• @Philip I'm a little hesitant to do so, as I've only used git for a few months on small personal projects, never on a team. But when tracking what I've done recently, being able to see the flow of commits across branches in gitk --all is extremely useful (especially since I usually have 3-ish branches at any given time, and switch between them each day depending on my mood at the time). – Izkata Nov 19 '13 at 4:58
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    But the merge is the problem, so you want a merge commit as a bisect result. It's easy enough to find the individual commits with a blame or a different bisect if you want to dig deeper. With a linear history, the merge is done off book, so you can no longer tell a bad merge was the problem. It just looks like an idiot using an argument that doesn't exist, especially if the argument was removed several commits previous. Trying to figure out why he would do that is much more difficult when you destroy the history. – Karl Bielefeldt Nov 19 '13 at 13:39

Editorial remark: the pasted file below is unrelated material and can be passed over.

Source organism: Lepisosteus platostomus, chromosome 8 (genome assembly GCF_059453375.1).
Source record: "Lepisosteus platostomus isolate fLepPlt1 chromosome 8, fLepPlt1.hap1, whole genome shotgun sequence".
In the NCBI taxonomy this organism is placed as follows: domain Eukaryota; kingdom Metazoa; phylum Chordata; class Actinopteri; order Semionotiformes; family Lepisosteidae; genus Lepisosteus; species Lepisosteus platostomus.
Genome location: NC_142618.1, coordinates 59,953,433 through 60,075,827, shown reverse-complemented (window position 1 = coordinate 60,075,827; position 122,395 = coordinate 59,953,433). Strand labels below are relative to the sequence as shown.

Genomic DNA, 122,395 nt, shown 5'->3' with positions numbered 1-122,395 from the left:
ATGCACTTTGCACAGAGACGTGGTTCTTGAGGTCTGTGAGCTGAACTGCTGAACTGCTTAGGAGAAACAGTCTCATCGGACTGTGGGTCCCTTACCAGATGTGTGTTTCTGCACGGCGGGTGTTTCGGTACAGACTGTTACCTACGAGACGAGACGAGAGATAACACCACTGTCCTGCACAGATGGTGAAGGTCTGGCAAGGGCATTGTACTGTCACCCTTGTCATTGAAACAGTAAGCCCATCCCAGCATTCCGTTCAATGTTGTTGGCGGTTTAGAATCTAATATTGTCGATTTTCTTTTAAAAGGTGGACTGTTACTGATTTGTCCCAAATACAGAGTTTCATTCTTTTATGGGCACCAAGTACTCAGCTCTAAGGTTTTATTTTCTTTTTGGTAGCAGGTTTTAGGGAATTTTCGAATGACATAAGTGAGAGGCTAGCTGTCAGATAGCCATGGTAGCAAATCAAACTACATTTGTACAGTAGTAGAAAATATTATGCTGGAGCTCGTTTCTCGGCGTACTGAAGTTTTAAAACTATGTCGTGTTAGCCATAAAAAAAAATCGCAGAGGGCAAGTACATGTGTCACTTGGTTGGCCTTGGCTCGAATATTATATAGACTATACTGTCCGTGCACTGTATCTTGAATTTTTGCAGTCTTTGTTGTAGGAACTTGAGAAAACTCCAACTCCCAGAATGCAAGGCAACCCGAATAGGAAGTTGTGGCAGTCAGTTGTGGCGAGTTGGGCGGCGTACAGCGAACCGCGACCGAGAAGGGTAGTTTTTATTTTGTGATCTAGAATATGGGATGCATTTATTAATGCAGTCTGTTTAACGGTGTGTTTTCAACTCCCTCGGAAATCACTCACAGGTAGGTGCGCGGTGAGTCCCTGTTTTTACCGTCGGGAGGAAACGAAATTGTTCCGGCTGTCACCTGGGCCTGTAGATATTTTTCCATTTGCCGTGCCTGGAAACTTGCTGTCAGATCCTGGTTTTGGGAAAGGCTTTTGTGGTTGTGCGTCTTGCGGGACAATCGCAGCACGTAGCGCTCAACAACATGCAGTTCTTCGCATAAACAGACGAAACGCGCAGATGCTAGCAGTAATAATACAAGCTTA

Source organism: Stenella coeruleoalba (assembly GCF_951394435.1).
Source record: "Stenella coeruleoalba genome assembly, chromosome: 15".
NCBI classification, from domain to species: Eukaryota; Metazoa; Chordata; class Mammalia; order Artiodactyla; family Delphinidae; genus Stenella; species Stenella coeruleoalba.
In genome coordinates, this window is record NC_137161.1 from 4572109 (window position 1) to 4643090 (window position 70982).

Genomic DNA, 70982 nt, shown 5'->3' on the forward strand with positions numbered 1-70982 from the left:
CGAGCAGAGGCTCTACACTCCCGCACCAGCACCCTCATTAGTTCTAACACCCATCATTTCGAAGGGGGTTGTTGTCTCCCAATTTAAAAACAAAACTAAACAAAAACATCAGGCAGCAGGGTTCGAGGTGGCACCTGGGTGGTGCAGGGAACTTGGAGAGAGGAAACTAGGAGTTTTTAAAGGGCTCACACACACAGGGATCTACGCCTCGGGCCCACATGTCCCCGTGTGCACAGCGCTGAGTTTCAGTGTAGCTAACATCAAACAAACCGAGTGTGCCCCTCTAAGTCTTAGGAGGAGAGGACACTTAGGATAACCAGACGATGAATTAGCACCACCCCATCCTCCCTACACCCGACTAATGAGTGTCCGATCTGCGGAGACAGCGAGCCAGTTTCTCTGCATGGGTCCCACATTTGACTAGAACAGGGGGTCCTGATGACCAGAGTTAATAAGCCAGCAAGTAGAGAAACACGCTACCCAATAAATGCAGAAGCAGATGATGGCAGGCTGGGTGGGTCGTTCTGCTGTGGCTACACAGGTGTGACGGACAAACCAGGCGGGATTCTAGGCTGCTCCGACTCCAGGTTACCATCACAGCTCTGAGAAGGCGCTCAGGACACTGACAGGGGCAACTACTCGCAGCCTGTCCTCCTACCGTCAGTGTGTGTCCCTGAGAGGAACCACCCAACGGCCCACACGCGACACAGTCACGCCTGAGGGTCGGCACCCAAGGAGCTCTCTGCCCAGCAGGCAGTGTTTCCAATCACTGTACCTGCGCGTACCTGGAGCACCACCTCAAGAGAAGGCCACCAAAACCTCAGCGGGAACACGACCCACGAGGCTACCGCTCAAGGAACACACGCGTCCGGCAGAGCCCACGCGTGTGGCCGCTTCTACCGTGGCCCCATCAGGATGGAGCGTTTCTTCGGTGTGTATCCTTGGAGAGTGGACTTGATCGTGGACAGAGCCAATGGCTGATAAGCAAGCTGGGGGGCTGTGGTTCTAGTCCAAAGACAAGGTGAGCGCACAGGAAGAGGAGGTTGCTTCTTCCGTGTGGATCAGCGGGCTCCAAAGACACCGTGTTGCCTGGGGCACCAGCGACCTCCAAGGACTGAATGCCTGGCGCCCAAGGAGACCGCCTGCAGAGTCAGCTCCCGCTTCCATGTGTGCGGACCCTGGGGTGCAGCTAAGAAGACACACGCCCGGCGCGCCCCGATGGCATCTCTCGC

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    Really disagree with this answer. Rebasing destroys bisect's utility at times. Except for the head commits of a rebase, the commits from a rebase may not be runnable. Example: You branched at A and made B,C, D, someone pushed E. You're B and C and work but rebased on E, you're B and C are unrunnable or are runnable and don't work. Best case is you give up, worst case you think B or C contains the issue when in reality it is D. – Lan Oct 16 '14 at 16:27